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Adoption and related laws in India

  • Category
    Polity & Governance
  • Published
    16th Sep, 2022

Context

The Ministry of Women and Child Development has written to State governments, asking them to immediately implement the revised adoption rules requiring adoption orders to be passed by District Magistrates (DMs) instead of courts with effect from September 1.

However, the latest rules have several aspects questioning the adoption procedure in India and its applicability.

About

Current laws for Adoption in India

  • Adoptions in India are governed by two laws —
    • The Hindu Adoption and Maintenance Act, 1956 (HAMA)
    • The Juvenile Justice Act, 2015.

Both laws have separate eligibility criteria for adoptive parents.

The Central Adoption Resource Authority (CARA), a statutory body of the Ministry of Women and Child Development (MoWCD), deals with the adoption of orphaned, abandoned, and surrendered children through its associated or recognized adoption agencies. It was set up in 1990.

What is in the new rule?

  • From September 1, District Magistrates (DM) have been empowered to give adoption orders instead of courts.
  • All cases pending before courts have to be now transferred. 

Why is there concern over the revised rules?

  • Parents, activists, lawyers, and adoption agencies are worried as cases already before courts will have to be transferred and the process will have to start afresh.
  • There is a possibility that the Judiciary will be less informed about adoption and further crimes can be aggravated.
  • Further, the complexity of the procedure might increase, due to the possibility of a lack of cooperation among different involved agencies.

Why adoption is a challenge?

  • Long delays in the adoption process due to the involvement of several institutions (Judiciary, Executive, and Legislators) and lack of coordination among them.
  • The involvement of multiple stakeholders (Centre, States, CARA) makes the process complex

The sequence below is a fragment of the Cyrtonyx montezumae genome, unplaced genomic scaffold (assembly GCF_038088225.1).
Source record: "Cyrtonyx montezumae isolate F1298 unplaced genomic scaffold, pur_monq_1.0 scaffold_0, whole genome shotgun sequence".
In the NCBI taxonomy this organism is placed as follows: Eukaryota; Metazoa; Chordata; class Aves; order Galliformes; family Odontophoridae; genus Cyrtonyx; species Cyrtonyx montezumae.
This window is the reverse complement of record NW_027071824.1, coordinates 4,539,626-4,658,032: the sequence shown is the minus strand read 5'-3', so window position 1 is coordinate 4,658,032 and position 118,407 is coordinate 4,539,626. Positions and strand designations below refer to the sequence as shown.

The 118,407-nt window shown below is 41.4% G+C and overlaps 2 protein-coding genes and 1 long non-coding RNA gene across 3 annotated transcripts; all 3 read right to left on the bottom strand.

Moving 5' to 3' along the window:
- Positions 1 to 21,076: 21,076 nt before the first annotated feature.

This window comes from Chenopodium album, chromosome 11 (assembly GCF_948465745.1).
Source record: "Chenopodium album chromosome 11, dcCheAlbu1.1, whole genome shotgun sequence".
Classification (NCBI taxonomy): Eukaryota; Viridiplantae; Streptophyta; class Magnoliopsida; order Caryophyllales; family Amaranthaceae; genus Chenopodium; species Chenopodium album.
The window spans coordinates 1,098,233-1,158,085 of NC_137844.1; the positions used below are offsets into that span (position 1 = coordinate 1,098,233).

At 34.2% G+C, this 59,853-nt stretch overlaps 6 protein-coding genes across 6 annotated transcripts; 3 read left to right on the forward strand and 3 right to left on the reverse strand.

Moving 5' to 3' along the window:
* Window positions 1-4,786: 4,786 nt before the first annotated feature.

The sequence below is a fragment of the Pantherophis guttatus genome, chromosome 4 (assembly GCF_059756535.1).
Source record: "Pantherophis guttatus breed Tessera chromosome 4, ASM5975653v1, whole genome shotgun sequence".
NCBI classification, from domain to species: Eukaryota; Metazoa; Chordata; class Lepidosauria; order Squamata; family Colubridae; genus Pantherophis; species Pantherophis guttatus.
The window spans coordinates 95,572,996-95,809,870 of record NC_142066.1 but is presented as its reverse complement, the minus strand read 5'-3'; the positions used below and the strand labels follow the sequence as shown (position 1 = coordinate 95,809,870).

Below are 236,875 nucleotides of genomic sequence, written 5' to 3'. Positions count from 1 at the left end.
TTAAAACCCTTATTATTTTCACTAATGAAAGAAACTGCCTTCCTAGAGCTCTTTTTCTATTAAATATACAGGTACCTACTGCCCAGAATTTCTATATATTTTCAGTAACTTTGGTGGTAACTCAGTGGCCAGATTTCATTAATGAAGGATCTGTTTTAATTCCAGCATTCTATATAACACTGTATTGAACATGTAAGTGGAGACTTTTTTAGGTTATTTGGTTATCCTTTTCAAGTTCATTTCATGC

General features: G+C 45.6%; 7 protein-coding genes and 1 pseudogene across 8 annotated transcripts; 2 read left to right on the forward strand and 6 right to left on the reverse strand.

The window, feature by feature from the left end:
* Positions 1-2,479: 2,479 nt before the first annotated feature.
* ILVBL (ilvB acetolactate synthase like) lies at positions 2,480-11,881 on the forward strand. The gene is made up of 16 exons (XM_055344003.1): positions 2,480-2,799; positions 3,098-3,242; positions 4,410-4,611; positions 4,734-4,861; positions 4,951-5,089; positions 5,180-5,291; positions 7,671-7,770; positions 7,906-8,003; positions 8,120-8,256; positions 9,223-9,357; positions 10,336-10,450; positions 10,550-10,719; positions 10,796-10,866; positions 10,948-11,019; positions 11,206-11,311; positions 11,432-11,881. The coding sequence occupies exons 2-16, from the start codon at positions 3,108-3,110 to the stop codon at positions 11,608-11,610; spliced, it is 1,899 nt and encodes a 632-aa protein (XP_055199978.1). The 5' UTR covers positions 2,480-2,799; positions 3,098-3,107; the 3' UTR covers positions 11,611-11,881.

• Loopholes in the adoption system;
    • DMs are authorized but are not informed of their duties regarding Adoption and lack of awareness.
    • Post-adoption and succession-related cases are further heard by courts, which remains a challenge to the legality of passing the order for adoption by DMs.

The numbers:

According to the United Nations Children’s Fund (UNICEF), India has 2.96 crore orphaned or abandoned children. In its annual report 2020-21, the Ministry of Women and Child Development noted that 2.56 lakh children were living in 7,164 child care institutions (CCIs) in the country. 

Consequences

  • On Adopted Children: The children adopted legally or illegally, are vulnerable and hence need proper management in every step before adoption.
  • On People aspiring for Adoption: In Indian society, having an adopted child is itself a challenge and the adoption-related process under the law has made it further tedious.
  • On Constitutional Machinery: As the executive and judicial powers have conflicted with the adoption process, it can lead to future problems while the legality of the succession rights would be considered.

Steps were taken to overcome the issues of Adoption

  • Centralization of Adoption laws: In 2015, the then Minister for Women and Child Development Maneka Gandhi centralized the entire adoption system by empowering CARA to maintain in various specialized adoption agencies, a registry of children, prospective adoptive parents as well as match them before adoption.
  • Involvement of NGOs and Civil society: NGOs should be allowed to directly give children for adoption after obtaining a no-objection certificate from CARA.
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